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Staffordshire Hoard discoverers still at war ten years later

Staffordshire Hoard discoverers still at war ten years later

Two men who uncovered £3.3million worth of Anglo-Saxon treasure – dubbed the Staffordshire Hoard – remain at war 10 years after they fell out over the discovery.

Terry Herbert, 64, discovered the ancient gold and silver haul on 75-year-old farmer Fred Johnson’s land.

Their find, on July 5, 2009, became an international sensation and was sold off to museums, leaving the men rich.  

But the duo fell out over the cash, with Mr Herbert claiming Mr Johnson wanted it all for himself.

He even said his find of 3,900 artefacts – Britain’s largest ever haul of Anglo-Saxon treasure – was a curse and blamed it on ruining his friendship with Mr Johnson. 

 The Staffordshire Hoard was found on land belonging to farmer Fred Johnson’s (pictured)

Terry Herbert, 64, (pictured) uncovered £3.3million worth of Anglo-Saxon treasure – dubbed the Staffordshire Hoard – on farmer Fred Johnson’s land

Mr Herbert, who was unemployed at the time, found the treasure using a metal detector bought in 1995 at a car boot sale for £2.50. Pictured: the location of the haul

Metal detector fan Terry made the find on farmer Fred’s Staffordshire land

Their find, on July 5, 2009, became an international sensation and was sold off to museums, leaving the men rich. Pictured: a reconstruction of a helmet found

Some of the artefacts uncovered in Fred’s field that went on to be valued at more than £3m

Some of the artefacts uncovered in Fred’s field that went on to be valued at more than £3m

At an event to mark the 10th anniversary of the discovery, Mr Johnson admitted he and his former friend had failed to bury the hatchet.

He said: ‘It’s wonderful treasure. I just don’t want to talk about Terry.

‘I would rather concentrate on the positives, like all the people this discovery helped me meet.’

Asked whether he regretted losing Mr Herbert as a friend, he added: ‘My only regret is that I didn’t keep a diary and address book.

‘Terry was never a friend, so I haven’t lost any friends. He hasn’t got in touch.

‘I think people should go to see and enjoy it. I think enough has been said about that [their feud].’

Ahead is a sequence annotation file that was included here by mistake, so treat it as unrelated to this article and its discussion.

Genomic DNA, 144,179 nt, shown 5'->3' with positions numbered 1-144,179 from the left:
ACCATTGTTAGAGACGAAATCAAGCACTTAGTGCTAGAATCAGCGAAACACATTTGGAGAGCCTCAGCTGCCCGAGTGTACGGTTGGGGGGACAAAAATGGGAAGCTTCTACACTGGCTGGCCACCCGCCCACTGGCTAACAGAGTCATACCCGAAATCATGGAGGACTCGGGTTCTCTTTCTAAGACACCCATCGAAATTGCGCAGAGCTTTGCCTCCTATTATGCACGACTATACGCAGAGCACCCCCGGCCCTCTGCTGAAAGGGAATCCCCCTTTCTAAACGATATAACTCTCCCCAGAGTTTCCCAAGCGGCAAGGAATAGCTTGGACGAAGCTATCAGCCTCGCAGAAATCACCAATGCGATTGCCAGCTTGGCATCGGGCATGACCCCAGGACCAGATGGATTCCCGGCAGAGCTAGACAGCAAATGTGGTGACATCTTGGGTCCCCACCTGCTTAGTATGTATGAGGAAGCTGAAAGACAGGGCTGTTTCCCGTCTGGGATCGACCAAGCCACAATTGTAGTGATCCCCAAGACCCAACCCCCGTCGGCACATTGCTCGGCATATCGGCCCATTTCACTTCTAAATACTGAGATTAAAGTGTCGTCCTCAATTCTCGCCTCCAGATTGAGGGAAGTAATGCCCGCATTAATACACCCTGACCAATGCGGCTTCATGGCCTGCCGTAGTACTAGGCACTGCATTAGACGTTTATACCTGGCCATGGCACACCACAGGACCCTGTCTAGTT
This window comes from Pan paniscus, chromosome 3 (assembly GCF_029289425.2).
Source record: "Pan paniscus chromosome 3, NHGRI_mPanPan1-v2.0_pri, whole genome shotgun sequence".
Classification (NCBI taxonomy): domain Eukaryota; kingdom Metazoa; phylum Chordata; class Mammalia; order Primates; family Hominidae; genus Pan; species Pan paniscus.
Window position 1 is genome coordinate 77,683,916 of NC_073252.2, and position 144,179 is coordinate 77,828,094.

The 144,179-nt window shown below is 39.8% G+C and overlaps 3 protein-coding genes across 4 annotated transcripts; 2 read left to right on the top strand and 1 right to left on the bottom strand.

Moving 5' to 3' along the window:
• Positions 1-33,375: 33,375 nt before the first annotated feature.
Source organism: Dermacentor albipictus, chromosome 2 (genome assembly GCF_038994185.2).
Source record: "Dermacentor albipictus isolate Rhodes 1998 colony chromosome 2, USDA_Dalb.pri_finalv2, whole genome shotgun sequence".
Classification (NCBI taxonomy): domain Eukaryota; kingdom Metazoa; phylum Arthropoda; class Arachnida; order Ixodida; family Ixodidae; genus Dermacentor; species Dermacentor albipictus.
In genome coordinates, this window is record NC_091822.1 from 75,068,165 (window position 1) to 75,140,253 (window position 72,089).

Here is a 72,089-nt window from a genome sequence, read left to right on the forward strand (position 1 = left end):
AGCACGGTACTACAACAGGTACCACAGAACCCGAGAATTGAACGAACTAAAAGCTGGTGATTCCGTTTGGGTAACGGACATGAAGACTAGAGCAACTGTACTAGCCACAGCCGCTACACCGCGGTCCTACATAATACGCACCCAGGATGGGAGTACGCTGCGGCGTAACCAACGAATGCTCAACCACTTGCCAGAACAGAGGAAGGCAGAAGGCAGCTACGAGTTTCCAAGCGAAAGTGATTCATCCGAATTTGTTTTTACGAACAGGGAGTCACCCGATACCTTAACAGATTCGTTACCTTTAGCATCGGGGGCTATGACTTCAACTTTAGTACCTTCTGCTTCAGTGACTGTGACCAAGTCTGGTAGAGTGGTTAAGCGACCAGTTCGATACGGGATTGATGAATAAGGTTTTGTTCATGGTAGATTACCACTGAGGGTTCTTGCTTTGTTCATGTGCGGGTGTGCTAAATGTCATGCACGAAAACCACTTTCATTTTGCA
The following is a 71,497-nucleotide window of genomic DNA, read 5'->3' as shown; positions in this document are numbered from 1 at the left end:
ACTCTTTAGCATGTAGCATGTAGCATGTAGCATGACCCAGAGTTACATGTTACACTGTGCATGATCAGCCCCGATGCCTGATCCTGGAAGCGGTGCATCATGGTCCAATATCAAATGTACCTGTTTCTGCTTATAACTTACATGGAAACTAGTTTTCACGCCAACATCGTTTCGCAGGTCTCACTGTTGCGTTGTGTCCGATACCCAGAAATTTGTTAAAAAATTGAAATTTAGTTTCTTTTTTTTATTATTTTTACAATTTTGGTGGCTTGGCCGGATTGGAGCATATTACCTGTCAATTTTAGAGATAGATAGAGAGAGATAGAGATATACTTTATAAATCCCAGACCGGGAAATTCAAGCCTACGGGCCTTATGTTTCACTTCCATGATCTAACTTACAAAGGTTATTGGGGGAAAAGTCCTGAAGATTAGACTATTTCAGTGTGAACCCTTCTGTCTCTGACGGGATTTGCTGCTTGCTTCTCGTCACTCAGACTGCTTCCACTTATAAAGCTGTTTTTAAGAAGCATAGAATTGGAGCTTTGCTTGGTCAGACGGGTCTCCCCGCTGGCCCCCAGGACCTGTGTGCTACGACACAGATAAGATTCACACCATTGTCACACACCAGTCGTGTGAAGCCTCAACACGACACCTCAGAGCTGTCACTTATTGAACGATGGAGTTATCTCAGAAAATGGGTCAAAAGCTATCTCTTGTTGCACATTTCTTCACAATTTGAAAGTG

Mr Johnson, who drives a Land Rover Defender and owns John Deere tractors, lives alone in a new bungalow on the land where the treasure was found.

He said: ‘I haven’t spent all the money yet and I won’t say what on. But I’ve made some sensible investments.

More of the £3.3m Staffordshire Hoard, including (top row, left to right) a gold strip with a biblical inscription and a hilt fitting; and (bottom row, left to right) a gold sword fitting, The Folded Cross and a scabbard boss

But the duo fell out over the cash, with Mr Herbert claiming Mr Johnson wanted it all for himself. Pictured: visitors view some of the pieces uncovered

Mr Herbert, who was unemployed at the time, found the treasure using a metal detector bought in 1995 at a car boot sale for £2.50 

‘The money was a plus but seeing the treasure coming out of the ground was a wonderful experience.

‘I was there when the piece with the inscription [an inscribed piece of gold alloy which might’ve been attached to a shield] came up.

‘I wish there had been more pieces with inscriptions that could’ve shed more light on where it all came from.

‘It was really thrilling and the money was secondary. They have people working on it full time in the museum.’

Mr Johnson said he never tries looking for any remaining treasure and he is busy on this arable farm.

He said: ‘It [his land] has been gone through like a minefield. There is nothing left. Not many members of the public tried to find anything.

‘Some people would write to me asking permission but I’d chuck the letters in the fire.’

Meanwhile Mr Herbert moved from a council flat in Burntwood, Staffordshire, to a plush bungalow nearby.

He refused to attend the anniversary event which was organised by Staffordshire County Council.

The Staffordshire County Council archaeologist at the time Stephen Dean said the 5kg of pure gold and 2.5kg of silver was mainly on helmets, swords and shields and most probably belonged to royalty or nobles

The hoard was valued at £3.285 million and Birmingham Museum & Art Gallery and the Potteries Museum Art Gallery jointly bought it

Mr Herbert, who was unemployed at the time, found the treasure using a metal detector bought in 1995 at a car boot sale for £2.50.

The Staffordshire County Council archaeologist at the time Stephen Dean said the 5kg of pure gold and 2.5kg of silver was mainly on helmets, swords and shields and most probably belonged to royalty or nobles.

For five days he scanned a 5m by 3m patch of field and found more and more gold and silver.

He informed the Finds Liaison Officer for the Staffordshire and West Midlands Portable Antiquities Scheme and Mr Johnson gave permission for the land to be excavated.

On September 24, 2009, the South Staffordshire Coroner announced the find to be treasure and it was made public.

The hoard was valued at £3.285 million and Birmingham Museum & Art Gallery and the Potteries Museum Art Gallery jointly bought it.

There were hours-long queues at the Birmingham Museum and Art Gallery where the jewels were displayed. 

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